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Am J Clin Nutr. 2008 Oct;88(4):1032-9.

Changes in bone mineral status and bone size during pregnancy and the influences of body weight and calcium intake.

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MRC Human Nutrition Research, Elsie Widdowson Laboratory, Cambridge, UK.



Calcium may be mobilized from the maternal skeleton during pregnancy, which may be influenced by several factors.


The objective was to investigate changes in bone mineral status and size during pregnancy and to consider the influences of body weight and calcium intake.


Thirty-four British women were studied before pregnancy and 2 wk postpartum (Preg). Eighty-four nonpregnant, nonlactating (NPNL) women were studied over a corresponding time. Bone mineral content (BMC), bone area (BA), areal bone mineral density (aBMD), and BA-adjusted BMC of the whole-body, lumbar spine, radius, and hip were measured by dual-energy X-ray absorptiometry.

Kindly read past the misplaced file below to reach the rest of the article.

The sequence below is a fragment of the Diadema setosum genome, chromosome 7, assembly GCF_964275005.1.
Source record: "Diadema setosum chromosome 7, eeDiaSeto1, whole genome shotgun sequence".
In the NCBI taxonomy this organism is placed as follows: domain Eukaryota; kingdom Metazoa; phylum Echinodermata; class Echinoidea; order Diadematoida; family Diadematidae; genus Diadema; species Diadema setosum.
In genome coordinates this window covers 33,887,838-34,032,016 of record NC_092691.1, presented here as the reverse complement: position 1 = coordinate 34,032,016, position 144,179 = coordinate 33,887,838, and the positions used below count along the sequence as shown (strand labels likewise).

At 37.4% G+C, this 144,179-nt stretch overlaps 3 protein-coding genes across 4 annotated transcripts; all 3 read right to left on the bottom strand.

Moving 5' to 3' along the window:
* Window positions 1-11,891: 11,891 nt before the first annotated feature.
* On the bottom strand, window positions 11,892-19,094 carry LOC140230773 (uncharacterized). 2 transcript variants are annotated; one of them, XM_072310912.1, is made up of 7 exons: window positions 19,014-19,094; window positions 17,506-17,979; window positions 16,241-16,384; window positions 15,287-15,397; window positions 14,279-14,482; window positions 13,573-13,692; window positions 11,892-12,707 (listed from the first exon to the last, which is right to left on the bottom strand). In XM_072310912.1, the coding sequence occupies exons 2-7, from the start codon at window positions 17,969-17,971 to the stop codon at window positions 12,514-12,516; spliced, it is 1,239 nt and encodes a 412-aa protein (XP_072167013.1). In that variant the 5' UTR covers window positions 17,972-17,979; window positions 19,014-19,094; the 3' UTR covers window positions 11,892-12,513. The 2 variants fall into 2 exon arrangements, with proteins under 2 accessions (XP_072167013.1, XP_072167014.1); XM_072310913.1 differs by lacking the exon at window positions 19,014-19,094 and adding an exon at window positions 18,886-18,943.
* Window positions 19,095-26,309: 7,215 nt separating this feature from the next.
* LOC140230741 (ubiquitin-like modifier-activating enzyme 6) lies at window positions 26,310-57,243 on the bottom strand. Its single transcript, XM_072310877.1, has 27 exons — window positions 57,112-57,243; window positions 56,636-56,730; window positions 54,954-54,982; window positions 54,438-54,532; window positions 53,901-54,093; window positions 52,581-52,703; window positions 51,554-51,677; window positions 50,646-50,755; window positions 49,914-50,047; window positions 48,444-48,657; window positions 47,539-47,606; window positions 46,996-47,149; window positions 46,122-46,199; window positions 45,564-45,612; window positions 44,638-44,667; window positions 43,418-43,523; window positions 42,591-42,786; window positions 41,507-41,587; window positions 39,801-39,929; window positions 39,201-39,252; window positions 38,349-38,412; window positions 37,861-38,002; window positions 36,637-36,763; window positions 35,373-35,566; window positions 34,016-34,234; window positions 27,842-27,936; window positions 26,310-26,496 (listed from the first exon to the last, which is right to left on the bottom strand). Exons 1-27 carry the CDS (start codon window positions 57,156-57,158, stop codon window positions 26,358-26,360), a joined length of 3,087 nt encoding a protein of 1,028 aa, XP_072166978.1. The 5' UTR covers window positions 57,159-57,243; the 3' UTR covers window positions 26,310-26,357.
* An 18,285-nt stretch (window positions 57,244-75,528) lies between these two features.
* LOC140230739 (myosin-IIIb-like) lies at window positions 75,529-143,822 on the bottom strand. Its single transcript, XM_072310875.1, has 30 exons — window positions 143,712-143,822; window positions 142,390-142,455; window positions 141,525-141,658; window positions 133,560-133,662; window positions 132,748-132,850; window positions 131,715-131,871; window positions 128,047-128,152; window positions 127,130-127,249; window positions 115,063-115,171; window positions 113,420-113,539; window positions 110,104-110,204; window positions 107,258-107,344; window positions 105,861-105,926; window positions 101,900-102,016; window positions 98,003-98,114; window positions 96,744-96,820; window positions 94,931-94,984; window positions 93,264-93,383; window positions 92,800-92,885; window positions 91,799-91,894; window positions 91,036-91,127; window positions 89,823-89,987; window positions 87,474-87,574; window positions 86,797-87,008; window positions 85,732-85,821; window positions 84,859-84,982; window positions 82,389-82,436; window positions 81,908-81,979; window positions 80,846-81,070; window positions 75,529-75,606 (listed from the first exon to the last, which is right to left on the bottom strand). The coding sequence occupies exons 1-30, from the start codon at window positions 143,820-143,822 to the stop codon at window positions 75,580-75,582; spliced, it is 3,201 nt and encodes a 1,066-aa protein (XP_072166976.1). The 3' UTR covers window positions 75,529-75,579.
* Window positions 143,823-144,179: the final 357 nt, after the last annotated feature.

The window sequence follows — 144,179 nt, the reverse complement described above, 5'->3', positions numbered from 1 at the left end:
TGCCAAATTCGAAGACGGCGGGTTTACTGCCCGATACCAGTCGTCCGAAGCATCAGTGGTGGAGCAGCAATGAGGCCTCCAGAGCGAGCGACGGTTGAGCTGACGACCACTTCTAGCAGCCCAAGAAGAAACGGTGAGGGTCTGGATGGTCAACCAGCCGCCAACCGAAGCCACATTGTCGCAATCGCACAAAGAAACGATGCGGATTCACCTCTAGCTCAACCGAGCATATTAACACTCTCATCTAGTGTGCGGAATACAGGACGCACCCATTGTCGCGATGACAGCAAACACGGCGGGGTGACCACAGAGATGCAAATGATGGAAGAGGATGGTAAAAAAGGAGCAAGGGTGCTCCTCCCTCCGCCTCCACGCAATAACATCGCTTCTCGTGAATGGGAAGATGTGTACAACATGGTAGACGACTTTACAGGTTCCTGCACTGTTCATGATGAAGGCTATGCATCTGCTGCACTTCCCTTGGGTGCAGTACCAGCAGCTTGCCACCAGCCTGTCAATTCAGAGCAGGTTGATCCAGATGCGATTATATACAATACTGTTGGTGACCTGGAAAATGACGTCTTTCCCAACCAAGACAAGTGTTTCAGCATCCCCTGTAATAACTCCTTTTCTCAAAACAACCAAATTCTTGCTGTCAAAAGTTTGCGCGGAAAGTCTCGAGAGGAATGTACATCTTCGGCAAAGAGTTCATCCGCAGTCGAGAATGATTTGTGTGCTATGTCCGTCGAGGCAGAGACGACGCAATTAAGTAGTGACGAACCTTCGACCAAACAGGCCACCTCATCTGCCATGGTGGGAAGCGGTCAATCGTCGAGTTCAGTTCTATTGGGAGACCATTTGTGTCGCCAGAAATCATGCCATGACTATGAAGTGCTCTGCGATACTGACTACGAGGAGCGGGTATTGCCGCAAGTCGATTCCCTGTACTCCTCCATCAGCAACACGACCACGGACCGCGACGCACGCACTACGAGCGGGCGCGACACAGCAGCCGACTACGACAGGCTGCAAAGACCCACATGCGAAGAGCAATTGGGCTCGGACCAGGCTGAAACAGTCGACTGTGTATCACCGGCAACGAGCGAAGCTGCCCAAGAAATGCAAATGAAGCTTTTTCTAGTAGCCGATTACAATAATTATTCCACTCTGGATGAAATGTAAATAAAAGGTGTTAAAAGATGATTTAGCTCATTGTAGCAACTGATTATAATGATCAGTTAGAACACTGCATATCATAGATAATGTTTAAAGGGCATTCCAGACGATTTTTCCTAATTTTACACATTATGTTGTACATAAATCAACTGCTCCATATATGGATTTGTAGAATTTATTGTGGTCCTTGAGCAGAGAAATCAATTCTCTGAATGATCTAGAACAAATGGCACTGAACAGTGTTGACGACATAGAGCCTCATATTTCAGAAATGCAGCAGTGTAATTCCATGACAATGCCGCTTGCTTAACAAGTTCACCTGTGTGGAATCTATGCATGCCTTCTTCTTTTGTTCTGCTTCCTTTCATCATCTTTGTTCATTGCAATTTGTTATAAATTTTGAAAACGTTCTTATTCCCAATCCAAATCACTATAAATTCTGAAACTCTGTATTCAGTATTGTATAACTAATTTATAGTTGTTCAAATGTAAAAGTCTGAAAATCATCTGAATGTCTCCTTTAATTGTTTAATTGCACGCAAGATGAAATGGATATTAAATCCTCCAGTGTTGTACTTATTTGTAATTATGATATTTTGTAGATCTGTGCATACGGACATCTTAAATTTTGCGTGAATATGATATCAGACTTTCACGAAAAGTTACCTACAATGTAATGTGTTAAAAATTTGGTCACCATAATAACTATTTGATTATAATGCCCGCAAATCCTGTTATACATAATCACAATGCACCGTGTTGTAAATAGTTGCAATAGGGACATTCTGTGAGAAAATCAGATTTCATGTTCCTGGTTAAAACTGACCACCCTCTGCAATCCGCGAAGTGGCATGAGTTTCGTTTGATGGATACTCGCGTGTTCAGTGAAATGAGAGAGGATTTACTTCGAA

The Preg group experienced significant decreases in BMC, aBMD, and BA-adjusted BMC at the whole-body, spine, and total hip of between 1% and 4%. Whole-body BMC increased in the NPNL group, and aBMD and BA-adjusted BMC decreased at the spine and hip by 0.5% to 1%. Whole-body BMC decreased in the Preg group by -2.16 +/- 0.46%, equivalent to -2.71 +/- 0.43% relative to the NPNL group (P < or = 0.001). Weight change was a positive predictor of skeletal change at the spine, hip, and radius in both groups. Differences between the Preg and NPNL groups in change in BA-adjusted BMC, after correction for weight change and other influences, were as follows (P < or = 0.01): whole-body, -1.70 +/- 0.25%; spine, -3.03 +/- 0.72%; and total hip, -1.87 +/- 0.60%. Calcium intake was not a significant predictor of skeletal change in either group.


Pregnancy is associated with decreases in whole-body and regional bone mineral status sufficient to make a sizeable contribution to maternal and fetal calcium economy. Calcium intake is not a significant predictor of the skeletal response to pregnancy in well-nourished women.

[Indexed for MEDLINE]

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